Now, this is a very interesting answer, but should the student get credit for it? I pointed out that the student really had a strong case for full credit, since he had answered the question completely and correctly. On the other hand, if full credit were given, it could well contribute to a high grade for the student in his physics course. A high grade is supposed to certify that the student knows some physics, but the answer to the question did not confirm this. With this in mind, I suggested that the student have another try at answering the question. I was not surprised that my colleague agreed to this, but I was surprised that the student did.
Acting in terms of the agreement, I gave the student six minutes to answer the question, with the warning that the answer should show some knowledge of physics. At the end of five minutes, he had not written anything. I asked if he wished to give up, since I had another class to take care of, but he said no, he was not giving up. He had many answers to this problem; he was just thinking of the best one. I excused myself for interrupting him, and asked him to please go on. In the next minute, he dashed off his answer, which was:
“Take the barometer to the top of the building and lean over the edge of the roof. Drop the barometer, timing its fall with a stopwatch. Then, using the formula S= 1/2 at^2, calculate the height of the building.”
At this point, I asked my colleague if he would give up. He conceded and I gave the student almost full credit. In leaving my colleague’s office, I recalled that the student had said he had other answers to the problem, so I asked him what they were.
“Oh, yes,” said the student. “There are many ways of getting the height of a tall building with the aid of a barometer. For example, you could take the barometer out on a sunny day and measure the height of the barometer, the length of its shadow, and the length of the shadow of the building, and by the use of simple proportion, determine the height of the building.”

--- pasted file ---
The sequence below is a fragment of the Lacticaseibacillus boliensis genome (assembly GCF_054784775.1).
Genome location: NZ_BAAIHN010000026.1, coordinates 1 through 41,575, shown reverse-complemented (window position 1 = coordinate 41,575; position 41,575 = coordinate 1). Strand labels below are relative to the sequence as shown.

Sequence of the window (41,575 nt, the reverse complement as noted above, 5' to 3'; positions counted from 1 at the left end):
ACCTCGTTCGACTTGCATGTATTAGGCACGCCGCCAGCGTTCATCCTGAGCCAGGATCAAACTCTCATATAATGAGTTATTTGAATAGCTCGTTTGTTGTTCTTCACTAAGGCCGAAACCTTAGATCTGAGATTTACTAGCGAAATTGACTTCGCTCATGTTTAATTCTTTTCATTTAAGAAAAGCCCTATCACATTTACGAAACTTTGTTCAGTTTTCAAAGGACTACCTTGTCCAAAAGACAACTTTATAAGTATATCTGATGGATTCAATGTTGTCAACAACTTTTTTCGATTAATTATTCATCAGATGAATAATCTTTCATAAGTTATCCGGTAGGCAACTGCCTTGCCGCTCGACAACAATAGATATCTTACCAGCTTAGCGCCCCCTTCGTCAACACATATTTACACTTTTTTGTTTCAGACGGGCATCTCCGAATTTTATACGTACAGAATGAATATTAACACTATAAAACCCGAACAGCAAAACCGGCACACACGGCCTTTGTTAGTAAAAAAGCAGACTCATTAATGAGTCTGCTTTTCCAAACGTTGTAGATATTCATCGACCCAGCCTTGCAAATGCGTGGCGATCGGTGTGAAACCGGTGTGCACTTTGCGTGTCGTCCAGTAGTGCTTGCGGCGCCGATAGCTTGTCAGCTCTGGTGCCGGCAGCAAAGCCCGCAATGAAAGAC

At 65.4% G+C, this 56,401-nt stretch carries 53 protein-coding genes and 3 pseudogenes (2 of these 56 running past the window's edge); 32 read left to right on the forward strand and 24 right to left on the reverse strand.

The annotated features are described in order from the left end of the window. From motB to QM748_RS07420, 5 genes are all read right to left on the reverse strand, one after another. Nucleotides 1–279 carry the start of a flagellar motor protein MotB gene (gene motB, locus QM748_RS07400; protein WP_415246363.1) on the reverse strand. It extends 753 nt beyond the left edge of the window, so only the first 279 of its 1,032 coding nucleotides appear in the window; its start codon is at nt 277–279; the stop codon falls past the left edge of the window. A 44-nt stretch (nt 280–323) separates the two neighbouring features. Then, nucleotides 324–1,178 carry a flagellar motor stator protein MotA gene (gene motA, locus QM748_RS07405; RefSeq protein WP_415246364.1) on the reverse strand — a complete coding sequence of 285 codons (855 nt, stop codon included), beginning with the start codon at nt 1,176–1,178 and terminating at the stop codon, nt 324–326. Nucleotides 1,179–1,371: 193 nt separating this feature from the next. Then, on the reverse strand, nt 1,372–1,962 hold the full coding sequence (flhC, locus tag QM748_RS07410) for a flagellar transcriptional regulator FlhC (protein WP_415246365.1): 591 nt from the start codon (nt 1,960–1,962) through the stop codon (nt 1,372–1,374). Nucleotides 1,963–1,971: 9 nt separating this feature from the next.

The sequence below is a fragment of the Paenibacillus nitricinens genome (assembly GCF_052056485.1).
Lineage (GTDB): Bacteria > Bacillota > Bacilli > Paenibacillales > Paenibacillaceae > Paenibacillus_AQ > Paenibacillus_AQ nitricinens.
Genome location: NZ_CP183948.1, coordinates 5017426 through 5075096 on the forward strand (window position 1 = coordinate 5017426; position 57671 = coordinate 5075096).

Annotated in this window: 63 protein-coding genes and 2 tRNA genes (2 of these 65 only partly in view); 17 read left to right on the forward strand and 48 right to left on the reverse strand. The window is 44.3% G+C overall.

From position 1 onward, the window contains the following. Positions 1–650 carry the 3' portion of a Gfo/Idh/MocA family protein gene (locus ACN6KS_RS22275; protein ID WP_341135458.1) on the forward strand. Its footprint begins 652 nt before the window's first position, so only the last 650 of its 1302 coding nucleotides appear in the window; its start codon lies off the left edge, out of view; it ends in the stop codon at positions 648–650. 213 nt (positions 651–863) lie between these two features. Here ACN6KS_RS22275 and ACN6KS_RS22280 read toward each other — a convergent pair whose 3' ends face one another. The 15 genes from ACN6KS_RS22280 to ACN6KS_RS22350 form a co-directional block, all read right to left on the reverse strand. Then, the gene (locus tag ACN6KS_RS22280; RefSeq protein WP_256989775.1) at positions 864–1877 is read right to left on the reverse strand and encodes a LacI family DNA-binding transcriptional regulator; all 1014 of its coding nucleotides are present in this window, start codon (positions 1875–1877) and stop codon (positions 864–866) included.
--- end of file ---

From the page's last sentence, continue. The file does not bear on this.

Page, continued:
“Fine,” I said. “And the others?”
“Yes,” said the student. “There is a very basic measurement method that you will like. In this method, you take the barometer and begin to walk up the stairs. As you climb the stairs, you mark off the length of the barometer along the wall. You then count the number of marks, and this will give you the height of the building in barometer units. A very direct method.
“Of course, if you want a more sophisticated method, you can tie the barometer to the end of a string, swing it as a pendulum, and determine the value of ‘g’ at the street level and at the top of the building. From the difference between the two values of ‘g’, the height of the building can, in principle, be calculated.”
Finally, he concluded, “If you don’t limit me to physics solutions to this problem, there are many other answers, such as taking the barometer to the basement and knocking on the superintendent’s door. When the superintendent answers, you speak to him as follows: ‘Dear Mr. Superintendent, here I have a very fine barometer. If you will tell me the height of this building, I will give you this barometer.'”
At this point, I asked the student if he really didn’t know the answer to the problem. He admitted that he did, but that he was so fed up with college instructors trying to teach him how to think and to use critical thinking, instead of showing him the structure of the subject matter, that he decided to take off on what he regarded mostly as a sham.
Some people interpret this story as a statement about the absurdity of academia and the ivory tower, which is fine (I suppose); but to me this story really gets to the question of the nature of knowledge itself.
Did the student know how to accomplish the goal? He described almost a dozen different actions that would be effective in answering the question asked. When knowledge is judged as effective action, he was clearly demonstrating his knowledge.
Regrettably, someone who was a little more sociologically savvy would realize that in the context of an academic classroom, there are norms an expectations around what constitutes an “effective answer” … and his behavior did not demonstrate at all that he had knowledge of this. As a result, my dad (who was a college professor) said that the correct behavior of the teacher would be to fail the student.
Regardless of where you come down on the very controversial question of The Barometer Story, the question of how we define knowledge is an intriguing one.
If knowledge is “effective action”, doesn’t that mean that your heart literally knows how to pump blood? (And is there any logical reason we should be against using the word “knowledge” in this way?)
And if knowledge is “effective action”, does that mean that a social movement that succeeds in accomplishing some of its goals through indirect and emergent effects can be described as knowing how to implement its plans… even if none of the individual actors in that movement have any clue what they are doing?
Can a social movement know something that its individual members do not… as long as the eventual behavior of the group ends up being effective?
Let me know what you think.